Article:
Highway Funding & Tax Reduction Proposal

U.S. Senators Chris Murphy (D-Conn.) & Bob Corker (R-Tenn.)

Our nation’s transportation system is vital to driving growth, connecting commerce and trade and ensuring the public’s safety. This summer, the federal Highway Trust Fund (HTF) will run out of money to pay for transportation projects, which could imperil approximately 660,000 jobs next year and create a $160 billion hole in state transportation budgets over the next decade at a time when they can least afford it.

We are left with three options:

  1. We can repair our crumbling roads and pay for it today.
  2. We can borrow more money on the backs of future generations.
  3. We can stop road projects across the country.

Our proposal would be to create a long-term, stable funding mechanism for our nation’s critical highway and transit projects while providing an equivalent amount of tax relief for American families and businesses.

Long-Term Funding for the Highway Trust Fund

In the last few years, Congress has allowed the HTF to become one of the largest budgeting failures in the federal government. Spending from the trust fund has far outpaced revenues in recent years, taking us away from our traditional user fee, pay-as-you-go transportation funding model.

Instead of enacting a permanent solution to this problem, Congress has transferred more than $50 billion of general fund dollars into the fund, raising the deficit and leaving future generations to pay for the transportation improvements we are making today. Spending from the HTF is now projected to outpace revenues by over $160 billion in the next decade.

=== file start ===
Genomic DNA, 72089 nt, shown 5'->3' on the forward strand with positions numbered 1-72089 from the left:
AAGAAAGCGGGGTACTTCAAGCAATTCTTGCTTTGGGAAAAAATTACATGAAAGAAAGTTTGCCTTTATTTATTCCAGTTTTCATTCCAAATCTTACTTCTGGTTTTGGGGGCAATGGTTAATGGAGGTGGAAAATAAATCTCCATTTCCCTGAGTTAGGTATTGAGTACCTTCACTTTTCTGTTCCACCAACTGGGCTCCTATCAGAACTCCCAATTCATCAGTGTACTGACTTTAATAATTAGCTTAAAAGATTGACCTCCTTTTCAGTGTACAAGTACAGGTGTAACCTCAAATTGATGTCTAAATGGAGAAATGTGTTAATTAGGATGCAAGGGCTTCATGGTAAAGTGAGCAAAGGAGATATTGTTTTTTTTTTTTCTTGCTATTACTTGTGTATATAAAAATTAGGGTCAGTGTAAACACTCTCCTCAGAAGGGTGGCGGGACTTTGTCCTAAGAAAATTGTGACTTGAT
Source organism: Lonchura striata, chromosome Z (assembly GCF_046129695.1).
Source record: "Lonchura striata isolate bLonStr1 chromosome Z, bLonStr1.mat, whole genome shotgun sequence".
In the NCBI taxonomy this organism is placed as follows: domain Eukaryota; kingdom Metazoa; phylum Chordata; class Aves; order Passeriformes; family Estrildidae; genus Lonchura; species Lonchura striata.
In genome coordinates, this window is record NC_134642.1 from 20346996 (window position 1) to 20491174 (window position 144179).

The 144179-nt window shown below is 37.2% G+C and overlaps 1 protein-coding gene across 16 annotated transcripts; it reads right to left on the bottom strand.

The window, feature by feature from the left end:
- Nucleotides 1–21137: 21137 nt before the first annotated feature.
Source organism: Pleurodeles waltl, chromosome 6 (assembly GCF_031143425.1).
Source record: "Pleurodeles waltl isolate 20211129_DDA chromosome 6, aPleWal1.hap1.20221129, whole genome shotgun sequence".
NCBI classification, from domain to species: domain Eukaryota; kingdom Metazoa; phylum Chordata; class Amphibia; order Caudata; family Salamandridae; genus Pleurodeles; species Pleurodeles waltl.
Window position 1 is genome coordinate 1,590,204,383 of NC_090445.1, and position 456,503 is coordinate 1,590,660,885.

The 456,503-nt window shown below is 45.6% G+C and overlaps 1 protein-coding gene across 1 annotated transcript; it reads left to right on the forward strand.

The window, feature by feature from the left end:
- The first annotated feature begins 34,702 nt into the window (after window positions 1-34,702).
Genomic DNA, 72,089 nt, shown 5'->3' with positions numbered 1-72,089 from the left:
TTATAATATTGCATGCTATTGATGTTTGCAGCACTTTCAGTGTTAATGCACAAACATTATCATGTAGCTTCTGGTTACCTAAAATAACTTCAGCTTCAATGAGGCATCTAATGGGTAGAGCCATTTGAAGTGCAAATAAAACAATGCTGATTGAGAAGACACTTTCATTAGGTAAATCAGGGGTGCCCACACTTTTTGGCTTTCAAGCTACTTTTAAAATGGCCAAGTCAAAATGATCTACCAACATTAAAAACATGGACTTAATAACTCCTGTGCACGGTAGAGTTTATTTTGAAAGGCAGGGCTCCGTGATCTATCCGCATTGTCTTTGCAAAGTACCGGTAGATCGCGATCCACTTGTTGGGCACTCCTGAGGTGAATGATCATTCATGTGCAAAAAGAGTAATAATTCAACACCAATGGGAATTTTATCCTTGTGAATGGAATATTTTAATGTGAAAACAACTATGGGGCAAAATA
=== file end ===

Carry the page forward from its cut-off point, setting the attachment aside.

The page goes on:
Solving the Problem

To solve this problem, we propose:

  • Increasing the federal gasoline and diesel taxes by six cents in each of the next two years for a total of 12 cents. This provides enough funding to offset current MAP-21 spending levels over the next 10 years and replaces all of the buying power the federal gas tax has lost since it was last raised in 1993.
  • Indexing the gas tax to inflation, using the Consumer Price Index (CPI), to ensure that it remains viable into the future.

To offset the revenue raised from increasing the gas tax to pay for our roads and transportation projects, we should look at ways to provide net tax relief for American families and businesses. Tax relief could include:

  • Permanently extending some of the tax provisions in the “tax extenders” bill that already have broad, bipartisan support. This could create an estimated $190 billion in permanent tax relief for American families and businesses over the next 10 years alone.
  • OR another bipartisan proposal to reduce taxes by at least the amount of revenue raised from the gas tax over the next decade.